Invasion of Ruhr that was supposed to be demilitarized according to the Versailles Treaty did not make the Allies very happy (to put it mildly). Hence, on April 6th the French Army occupied Frankfurt, Hanau and Darmstadt, creating essentially a safe haven for the RRA (which promptly fled there).

The British occupation forces were threatening to occupy the Bergisches Land in reprisal for the blatant violation of the Treaty of Versailles by the Reichswehr and thus forced the latter to stop at the river Ruhr. However, by April 8th it was in full control over the whole Northern Ruhr area. The Ruhr uprising was over.

Adolf Hitler who undoubtedly followed the Ruhr events closely (he was an avid reader of all major German newspapers), made the following inevitable conclusions.

Yes, the Communists will seize any opportunity to obtain the power in a German region and in the whole Germany via an armed uprising and the general strike. Yes, it is all a Bolshevist conspiracy (KPD was a member of the Moscow-based Comintern, after all). And yes, it is all a part of a global Jewish conspiracy to grab the power in Germany – and ultimately to destroy it.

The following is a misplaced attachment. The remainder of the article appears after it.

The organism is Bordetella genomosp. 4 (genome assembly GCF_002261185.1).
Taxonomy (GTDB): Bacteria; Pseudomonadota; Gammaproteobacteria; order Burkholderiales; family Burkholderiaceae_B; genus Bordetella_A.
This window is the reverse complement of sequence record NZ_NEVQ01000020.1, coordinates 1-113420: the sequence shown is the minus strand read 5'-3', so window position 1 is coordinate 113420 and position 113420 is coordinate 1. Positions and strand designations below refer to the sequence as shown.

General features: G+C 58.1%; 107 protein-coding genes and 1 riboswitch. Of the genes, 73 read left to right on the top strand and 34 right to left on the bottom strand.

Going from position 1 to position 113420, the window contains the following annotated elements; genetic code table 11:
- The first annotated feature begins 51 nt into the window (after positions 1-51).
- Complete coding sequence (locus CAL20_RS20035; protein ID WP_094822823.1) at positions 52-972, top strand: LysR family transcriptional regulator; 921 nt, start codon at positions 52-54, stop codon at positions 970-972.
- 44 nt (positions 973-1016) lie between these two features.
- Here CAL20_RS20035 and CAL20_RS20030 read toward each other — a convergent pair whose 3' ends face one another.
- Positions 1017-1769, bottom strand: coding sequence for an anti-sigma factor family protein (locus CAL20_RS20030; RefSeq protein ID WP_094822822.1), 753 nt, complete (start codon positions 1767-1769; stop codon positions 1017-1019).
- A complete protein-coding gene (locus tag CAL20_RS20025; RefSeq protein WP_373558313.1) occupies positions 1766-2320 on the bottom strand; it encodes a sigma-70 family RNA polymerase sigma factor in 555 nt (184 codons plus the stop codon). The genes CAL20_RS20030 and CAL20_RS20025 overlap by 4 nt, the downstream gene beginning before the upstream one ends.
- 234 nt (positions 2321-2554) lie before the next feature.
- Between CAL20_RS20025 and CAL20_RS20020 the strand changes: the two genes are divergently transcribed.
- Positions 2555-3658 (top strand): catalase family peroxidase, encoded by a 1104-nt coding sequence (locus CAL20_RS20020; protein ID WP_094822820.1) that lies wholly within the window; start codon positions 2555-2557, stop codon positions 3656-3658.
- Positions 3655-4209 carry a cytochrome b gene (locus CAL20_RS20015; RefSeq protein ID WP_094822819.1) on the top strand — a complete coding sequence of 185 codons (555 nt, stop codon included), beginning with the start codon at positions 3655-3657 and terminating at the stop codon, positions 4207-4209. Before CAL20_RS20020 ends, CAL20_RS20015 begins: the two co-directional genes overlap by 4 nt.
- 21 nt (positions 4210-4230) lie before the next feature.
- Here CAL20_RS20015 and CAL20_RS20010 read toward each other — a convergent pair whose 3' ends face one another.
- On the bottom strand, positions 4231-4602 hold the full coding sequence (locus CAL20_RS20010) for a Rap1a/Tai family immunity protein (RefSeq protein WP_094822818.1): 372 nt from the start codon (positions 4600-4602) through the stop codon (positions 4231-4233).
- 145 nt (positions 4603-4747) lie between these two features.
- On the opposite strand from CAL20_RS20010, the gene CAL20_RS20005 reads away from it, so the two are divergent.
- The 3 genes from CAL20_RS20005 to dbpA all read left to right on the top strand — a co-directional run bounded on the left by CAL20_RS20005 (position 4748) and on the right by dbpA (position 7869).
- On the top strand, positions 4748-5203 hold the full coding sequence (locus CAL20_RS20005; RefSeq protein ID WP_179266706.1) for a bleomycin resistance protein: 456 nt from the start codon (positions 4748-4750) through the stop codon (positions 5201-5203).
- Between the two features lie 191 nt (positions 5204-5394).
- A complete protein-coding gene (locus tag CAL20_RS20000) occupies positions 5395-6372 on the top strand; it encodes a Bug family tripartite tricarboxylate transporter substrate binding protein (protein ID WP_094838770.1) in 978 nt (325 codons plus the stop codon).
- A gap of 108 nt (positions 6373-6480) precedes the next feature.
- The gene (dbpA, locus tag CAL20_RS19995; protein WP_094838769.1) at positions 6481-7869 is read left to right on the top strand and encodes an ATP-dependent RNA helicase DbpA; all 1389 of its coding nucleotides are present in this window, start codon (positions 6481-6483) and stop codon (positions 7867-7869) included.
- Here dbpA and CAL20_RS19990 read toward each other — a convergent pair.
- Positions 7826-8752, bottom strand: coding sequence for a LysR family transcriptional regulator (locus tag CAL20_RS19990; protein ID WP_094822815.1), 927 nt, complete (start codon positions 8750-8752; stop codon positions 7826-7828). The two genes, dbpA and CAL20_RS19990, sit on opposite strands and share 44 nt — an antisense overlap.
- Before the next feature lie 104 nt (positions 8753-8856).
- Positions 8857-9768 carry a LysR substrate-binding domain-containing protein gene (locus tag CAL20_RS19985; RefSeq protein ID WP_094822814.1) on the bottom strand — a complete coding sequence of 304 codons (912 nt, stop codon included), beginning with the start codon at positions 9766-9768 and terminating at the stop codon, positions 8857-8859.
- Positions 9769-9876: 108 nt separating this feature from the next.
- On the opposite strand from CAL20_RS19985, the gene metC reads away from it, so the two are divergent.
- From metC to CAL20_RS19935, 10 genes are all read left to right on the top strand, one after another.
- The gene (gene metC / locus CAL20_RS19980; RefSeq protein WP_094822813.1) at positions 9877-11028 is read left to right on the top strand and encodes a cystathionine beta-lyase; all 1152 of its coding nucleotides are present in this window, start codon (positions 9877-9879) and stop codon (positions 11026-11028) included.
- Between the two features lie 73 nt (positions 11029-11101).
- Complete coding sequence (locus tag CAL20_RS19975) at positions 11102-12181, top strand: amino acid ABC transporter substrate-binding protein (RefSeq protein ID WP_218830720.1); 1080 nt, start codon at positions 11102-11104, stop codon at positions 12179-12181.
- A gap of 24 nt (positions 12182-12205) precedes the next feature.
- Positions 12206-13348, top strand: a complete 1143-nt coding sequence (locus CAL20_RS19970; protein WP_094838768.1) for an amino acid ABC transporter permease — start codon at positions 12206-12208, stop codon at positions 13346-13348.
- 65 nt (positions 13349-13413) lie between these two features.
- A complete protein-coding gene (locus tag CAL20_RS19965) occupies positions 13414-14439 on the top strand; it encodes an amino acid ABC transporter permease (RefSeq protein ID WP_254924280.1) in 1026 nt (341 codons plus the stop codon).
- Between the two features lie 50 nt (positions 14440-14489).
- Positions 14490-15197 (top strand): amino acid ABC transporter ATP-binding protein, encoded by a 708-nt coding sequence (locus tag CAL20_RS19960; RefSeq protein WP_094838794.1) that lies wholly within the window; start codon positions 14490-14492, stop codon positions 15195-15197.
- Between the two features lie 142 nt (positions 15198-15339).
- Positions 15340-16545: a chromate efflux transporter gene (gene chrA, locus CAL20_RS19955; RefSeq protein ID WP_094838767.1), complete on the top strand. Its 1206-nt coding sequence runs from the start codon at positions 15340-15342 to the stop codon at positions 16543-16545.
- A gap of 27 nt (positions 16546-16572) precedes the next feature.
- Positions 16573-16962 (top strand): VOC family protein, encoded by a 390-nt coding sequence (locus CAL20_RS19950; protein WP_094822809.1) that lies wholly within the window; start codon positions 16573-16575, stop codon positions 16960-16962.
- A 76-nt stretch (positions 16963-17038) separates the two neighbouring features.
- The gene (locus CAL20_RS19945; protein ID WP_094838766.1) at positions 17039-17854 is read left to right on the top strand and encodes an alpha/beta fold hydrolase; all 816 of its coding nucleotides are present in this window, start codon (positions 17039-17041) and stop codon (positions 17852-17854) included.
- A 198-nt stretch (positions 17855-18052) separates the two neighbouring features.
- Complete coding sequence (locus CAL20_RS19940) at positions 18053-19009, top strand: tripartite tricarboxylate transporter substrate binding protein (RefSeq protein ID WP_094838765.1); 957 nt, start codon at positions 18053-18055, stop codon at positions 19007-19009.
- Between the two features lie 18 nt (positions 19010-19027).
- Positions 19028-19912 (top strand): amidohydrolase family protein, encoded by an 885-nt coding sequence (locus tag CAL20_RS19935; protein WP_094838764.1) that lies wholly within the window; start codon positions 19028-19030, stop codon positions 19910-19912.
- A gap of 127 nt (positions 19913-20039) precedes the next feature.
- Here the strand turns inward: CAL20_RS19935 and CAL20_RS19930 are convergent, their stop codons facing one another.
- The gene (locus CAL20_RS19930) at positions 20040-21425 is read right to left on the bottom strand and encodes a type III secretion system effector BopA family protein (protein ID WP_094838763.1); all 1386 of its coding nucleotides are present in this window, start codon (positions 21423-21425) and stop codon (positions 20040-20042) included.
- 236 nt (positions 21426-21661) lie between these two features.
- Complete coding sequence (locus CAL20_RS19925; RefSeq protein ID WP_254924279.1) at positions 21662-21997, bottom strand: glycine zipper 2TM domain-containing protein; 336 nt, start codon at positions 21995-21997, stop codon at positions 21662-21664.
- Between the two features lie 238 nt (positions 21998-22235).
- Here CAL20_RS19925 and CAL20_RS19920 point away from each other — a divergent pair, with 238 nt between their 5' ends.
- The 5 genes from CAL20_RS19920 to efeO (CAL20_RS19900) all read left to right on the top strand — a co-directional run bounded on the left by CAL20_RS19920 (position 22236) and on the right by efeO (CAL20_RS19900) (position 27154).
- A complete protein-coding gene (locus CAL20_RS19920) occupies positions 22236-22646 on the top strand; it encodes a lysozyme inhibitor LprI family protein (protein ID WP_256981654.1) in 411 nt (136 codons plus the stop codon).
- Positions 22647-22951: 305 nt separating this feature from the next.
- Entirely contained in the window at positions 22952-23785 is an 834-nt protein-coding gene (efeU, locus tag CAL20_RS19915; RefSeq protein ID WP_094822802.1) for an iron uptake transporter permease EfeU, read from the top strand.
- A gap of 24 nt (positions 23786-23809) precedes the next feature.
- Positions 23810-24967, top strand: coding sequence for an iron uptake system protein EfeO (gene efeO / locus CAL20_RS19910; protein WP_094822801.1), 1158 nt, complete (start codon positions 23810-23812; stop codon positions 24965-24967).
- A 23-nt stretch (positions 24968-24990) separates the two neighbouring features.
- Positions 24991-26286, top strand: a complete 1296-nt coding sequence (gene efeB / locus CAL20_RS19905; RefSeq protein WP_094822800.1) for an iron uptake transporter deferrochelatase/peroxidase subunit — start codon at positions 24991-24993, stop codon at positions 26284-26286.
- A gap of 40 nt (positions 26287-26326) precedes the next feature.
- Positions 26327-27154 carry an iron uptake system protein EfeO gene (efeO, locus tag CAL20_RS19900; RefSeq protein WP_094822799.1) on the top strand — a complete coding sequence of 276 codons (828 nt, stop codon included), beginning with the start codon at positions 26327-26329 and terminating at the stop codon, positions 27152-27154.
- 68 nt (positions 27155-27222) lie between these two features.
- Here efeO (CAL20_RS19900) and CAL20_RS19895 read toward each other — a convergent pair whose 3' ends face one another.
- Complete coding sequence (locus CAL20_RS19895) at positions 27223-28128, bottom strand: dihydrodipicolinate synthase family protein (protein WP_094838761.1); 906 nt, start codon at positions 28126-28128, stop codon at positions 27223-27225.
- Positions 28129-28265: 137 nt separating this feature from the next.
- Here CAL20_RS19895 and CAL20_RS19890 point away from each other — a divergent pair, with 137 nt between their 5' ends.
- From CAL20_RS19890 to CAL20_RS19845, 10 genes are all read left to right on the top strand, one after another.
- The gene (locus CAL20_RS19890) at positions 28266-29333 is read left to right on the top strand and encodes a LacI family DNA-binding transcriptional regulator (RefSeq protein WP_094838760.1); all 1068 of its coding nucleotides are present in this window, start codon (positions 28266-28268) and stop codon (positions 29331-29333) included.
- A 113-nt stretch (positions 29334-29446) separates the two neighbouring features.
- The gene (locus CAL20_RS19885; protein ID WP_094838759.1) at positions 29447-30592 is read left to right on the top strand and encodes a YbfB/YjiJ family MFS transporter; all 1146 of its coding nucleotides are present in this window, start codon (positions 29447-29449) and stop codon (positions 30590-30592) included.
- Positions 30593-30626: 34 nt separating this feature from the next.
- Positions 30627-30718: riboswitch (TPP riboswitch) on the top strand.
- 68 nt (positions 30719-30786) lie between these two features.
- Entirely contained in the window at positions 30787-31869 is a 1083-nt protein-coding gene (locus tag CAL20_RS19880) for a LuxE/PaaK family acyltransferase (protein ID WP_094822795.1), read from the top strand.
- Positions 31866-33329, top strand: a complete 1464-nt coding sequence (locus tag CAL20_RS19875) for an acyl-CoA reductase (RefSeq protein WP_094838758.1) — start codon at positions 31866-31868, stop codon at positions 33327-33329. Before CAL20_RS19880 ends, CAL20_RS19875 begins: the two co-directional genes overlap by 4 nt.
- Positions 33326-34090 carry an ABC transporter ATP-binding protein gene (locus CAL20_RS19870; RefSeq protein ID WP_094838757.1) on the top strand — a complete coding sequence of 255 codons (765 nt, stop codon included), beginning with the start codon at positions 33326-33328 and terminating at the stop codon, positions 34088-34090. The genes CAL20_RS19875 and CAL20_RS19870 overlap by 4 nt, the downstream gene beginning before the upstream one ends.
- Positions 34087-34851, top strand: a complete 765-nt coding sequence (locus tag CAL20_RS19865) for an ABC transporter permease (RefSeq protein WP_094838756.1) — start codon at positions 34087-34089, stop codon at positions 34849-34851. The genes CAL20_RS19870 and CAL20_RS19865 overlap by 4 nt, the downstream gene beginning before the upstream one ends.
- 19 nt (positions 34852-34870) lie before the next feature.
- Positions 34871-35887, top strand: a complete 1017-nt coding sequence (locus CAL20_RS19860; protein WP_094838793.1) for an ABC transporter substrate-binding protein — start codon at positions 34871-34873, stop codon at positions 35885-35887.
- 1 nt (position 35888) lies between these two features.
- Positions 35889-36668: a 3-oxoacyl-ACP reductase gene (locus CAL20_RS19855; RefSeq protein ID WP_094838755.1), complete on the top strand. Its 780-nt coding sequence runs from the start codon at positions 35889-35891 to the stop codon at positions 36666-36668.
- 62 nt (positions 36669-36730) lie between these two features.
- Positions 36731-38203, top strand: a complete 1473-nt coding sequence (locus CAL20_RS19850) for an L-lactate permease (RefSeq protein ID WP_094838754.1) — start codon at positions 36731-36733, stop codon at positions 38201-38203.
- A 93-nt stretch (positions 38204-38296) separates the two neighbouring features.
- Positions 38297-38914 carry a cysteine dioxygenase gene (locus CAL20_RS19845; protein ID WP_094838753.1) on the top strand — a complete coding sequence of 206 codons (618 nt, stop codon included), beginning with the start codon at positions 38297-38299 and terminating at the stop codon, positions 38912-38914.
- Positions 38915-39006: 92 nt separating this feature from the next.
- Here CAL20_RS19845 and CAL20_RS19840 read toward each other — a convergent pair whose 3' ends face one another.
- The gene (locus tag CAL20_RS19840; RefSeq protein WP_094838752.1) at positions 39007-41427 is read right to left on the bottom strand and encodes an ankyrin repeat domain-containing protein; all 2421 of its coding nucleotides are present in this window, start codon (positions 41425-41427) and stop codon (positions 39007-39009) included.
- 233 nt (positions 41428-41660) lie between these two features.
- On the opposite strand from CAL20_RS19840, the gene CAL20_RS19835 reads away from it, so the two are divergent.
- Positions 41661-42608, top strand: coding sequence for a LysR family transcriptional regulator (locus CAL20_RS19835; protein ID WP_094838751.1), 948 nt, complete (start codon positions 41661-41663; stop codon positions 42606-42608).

The latter (totally erroneous) conclusion was based on, alas, indisputable historical facts. Hugo Haase, the founder and the first Chairman of the Independent Social Democratic Party of Germany that played a leading role in the uprising (and subsequently joined Comintern), was a Jew.

He was also a co-chairman of the Council of the People’s Deputies – the government of the November Revolution in Germany from November 1918 until February 1919.

It was the Council that negotiated the armistice with the Allies on November 11, 1918. Which made Haase one of the “November criminals” in the eyes of Adolf Hitler and the November revolution – a part of a Jewish plot to destroy Germany.

Paul Levi, then chairman of the Communist Party of Germany that also played an important role in the uprising (and was already a member of Comintern) was a Jew. As was Hugo Preuss – a prominent Social Democratic politician and the author of the Weimar Constitution (the latter fact made the whole Weimar Republic a part of a global Jewish conspiracy in Hitler’s eyes).